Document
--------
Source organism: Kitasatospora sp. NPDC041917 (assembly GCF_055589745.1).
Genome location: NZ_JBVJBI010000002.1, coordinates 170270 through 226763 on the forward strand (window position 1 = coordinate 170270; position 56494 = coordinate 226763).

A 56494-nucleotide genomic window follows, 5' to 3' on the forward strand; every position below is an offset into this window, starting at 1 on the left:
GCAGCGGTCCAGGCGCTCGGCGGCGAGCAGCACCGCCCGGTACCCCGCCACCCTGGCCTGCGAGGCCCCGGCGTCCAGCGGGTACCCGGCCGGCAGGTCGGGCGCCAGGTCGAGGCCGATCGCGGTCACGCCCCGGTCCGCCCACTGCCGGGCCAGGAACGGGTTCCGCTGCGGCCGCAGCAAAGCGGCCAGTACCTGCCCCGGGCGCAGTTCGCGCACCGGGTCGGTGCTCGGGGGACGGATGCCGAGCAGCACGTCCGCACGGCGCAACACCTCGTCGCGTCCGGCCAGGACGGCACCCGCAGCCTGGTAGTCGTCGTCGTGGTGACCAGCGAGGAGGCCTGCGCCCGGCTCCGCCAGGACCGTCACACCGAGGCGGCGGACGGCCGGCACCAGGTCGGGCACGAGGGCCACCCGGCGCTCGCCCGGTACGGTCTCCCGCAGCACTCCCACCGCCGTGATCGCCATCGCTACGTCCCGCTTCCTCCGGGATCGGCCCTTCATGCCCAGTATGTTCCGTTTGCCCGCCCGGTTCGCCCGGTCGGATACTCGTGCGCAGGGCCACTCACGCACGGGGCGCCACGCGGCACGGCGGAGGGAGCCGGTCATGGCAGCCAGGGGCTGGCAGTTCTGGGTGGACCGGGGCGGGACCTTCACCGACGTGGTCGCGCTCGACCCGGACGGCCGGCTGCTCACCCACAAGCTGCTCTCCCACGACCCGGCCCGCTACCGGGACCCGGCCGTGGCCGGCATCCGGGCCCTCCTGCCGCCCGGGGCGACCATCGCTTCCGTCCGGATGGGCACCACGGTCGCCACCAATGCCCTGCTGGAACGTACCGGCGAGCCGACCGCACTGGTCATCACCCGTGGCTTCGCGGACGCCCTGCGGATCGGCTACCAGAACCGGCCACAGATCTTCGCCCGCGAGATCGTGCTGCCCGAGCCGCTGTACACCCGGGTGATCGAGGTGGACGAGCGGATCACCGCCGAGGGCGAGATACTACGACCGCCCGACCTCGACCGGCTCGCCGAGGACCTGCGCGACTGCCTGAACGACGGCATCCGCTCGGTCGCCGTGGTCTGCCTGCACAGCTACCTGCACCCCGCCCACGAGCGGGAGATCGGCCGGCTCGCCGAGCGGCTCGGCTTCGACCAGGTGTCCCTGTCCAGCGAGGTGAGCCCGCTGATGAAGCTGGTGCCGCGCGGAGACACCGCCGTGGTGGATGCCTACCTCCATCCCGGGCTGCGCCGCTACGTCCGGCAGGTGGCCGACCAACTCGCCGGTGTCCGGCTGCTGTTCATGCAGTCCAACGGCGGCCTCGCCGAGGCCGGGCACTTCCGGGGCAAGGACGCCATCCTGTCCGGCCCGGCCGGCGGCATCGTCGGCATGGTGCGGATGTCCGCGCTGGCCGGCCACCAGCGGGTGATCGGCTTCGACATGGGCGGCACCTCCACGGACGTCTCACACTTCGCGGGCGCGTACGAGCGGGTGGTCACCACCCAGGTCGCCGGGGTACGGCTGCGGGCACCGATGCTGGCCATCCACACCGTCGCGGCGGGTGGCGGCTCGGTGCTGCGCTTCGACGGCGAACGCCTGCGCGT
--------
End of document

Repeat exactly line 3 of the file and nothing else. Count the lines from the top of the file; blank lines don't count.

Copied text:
A 56494-nucleotide genomic window follows, 5' to 3' on the forward strand; every position below is an offset into this window, starting at 1 on the left: